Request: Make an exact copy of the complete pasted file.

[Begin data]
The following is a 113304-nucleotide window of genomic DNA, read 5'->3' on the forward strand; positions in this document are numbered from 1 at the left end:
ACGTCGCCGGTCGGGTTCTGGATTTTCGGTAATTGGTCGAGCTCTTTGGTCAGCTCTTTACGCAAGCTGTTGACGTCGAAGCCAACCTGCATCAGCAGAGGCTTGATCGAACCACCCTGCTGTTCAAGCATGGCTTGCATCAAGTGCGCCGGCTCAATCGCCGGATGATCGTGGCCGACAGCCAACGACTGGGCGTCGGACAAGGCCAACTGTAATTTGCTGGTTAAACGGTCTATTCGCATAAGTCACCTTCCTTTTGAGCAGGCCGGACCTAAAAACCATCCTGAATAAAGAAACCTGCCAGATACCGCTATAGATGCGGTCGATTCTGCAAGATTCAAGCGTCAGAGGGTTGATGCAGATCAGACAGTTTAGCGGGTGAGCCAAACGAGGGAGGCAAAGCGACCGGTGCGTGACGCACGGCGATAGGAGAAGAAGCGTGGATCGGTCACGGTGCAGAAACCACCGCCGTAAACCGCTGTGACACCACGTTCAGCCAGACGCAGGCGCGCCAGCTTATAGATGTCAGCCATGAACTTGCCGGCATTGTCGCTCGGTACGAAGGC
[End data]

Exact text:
The following is a 113304-nucleotide window of genomic DNA, read 5'->3' on the forward strand; positions in this document are numbered from 1 at the left end:
ACGTCGCCGGTCGGGTTCTGGATTTTCGGTAATTGGTCGAGCTCTTTGGTCAGCTCTTTACGCAAGCTGTTGACGTCGAAGCCAACCTGCATCAGCAGAGGCTTGATCGAACCACCCTGCTGTTCAAGCATGGCTTGCATCAAGTGCGCCGGCTCAATCGCCGGATGATCGTGGCCGACAGCCAACGACTGGGCGTCGGACAAGGCCAACTGTAATTTGCTGGTTAAACGGTCTATTCGCATAAGTCACCTTCCTTTTGAGCAGGCCGGACCTAAAAACCATCCTGAATAAAGAAACCTGCCAGATACCGCTATAGATGCGGTCGATTCTGCAAGATTCAAGCGTCAGAGGGTTGATGCAGATCAGACAGTTTAGCGGGTGAGCCAAACGAGGGAGGCAAAGCGACCGGTGCGTGACGCACGGCGATAGGAGAAGAAGCGTGGATCGGTCACGGTGCAGAAACCACCGCCGTAAACCGCTGTGACACCACGTTCAGCCAGACGCAGGCGCGCCAGCTTATAGATGTCAGCCATGAACTTGCCGGCATTGTCGCTCGGTACGAAGGC